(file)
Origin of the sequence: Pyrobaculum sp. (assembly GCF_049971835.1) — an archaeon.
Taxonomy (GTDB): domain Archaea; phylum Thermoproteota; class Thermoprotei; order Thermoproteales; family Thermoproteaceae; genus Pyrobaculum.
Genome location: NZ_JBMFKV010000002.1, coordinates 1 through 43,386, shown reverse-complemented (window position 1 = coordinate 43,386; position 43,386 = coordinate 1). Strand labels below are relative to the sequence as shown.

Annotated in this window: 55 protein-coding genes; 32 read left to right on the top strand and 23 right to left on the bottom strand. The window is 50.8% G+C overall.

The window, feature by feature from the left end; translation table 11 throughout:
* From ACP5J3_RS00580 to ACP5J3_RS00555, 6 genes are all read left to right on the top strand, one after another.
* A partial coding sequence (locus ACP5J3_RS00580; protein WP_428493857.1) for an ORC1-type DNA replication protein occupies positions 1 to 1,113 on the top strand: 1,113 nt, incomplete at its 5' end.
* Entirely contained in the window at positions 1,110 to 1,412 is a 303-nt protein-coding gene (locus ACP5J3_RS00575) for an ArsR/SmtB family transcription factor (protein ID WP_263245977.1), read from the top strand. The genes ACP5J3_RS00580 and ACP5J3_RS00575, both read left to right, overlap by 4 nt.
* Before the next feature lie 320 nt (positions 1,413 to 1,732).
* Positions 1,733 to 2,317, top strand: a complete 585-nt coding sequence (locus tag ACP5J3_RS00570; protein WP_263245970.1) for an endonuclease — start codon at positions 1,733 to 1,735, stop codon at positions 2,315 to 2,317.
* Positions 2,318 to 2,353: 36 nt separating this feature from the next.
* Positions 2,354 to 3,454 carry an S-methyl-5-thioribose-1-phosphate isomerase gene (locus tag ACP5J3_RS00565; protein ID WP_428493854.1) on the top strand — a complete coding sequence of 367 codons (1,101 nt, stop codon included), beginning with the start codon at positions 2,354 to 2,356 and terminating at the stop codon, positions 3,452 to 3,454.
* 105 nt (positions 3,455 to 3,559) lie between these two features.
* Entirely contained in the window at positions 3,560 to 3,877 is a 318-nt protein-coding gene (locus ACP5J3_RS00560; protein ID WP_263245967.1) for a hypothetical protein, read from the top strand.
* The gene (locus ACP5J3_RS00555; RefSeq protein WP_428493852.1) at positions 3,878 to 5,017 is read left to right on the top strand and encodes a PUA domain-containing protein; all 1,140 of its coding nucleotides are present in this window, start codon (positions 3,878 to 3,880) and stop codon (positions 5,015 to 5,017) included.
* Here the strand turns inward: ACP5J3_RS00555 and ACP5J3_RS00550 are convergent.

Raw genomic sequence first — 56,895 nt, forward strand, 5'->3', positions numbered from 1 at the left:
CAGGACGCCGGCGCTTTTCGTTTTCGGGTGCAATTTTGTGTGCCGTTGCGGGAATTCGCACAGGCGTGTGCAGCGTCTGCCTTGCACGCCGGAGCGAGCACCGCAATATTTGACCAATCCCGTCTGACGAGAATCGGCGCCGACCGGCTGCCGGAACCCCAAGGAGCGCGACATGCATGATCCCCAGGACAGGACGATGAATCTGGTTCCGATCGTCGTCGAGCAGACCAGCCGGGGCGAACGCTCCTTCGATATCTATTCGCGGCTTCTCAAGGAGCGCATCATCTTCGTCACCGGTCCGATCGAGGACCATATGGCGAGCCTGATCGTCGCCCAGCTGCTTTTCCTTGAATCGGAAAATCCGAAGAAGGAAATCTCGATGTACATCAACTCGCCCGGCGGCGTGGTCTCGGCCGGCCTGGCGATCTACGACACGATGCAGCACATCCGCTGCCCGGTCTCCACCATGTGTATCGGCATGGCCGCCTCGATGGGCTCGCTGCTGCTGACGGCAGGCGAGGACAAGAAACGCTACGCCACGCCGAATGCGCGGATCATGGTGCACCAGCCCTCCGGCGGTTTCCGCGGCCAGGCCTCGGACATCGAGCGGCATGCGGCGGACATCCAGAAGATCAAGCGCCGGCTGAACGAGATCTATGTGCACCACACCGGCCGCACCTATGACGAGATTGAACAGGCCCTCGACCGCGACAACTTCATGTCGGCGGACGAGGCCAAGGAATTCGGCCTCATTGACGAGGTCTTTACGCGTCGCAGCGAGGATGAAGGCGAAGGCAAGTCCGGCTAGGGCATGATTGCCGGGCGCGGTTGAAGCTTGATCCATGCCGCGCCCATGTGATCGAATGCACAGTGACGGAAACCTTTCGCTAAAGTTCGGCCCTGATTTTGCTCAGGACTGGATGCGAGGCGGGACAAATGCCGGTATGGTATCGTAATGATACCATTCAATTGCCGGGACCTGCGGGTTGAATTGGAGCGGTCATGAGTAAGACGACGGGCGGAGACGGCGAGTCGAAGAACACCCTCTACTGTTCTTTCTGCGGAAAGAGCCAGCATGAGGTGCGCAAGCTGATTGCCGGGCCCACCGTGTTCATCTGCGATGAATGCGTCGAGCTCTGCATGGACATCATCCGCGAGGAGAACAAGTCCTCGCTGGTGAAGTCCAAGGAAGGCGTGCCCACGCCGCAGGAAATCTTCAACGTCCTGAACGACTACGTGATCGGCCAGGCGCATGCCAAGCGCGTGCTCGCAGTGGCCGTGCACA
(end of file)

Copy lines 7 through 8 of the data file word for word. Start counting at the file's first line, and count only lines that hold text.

* A partial coding sequence (locus ACP5J3_RS00580; protein WP_428493857.1) for an ORC1-type DNA replication protein occupies positions 1 to 1,113 on the top strand: 1,113 nt, incomplete at its 5' end.
* Entirely contained in the window at positions 1,110 to 1,412 is a 303-nt protein-coding gene (locus ACP5J3_RS00575) for an ArsR/SmtB family transcription factor (protein ID WP_263245977.1), read from the top strand. The genes ACP5J3_RS00580 and ACP5J3_RS00575, both read left to right, overlap by 4 nt.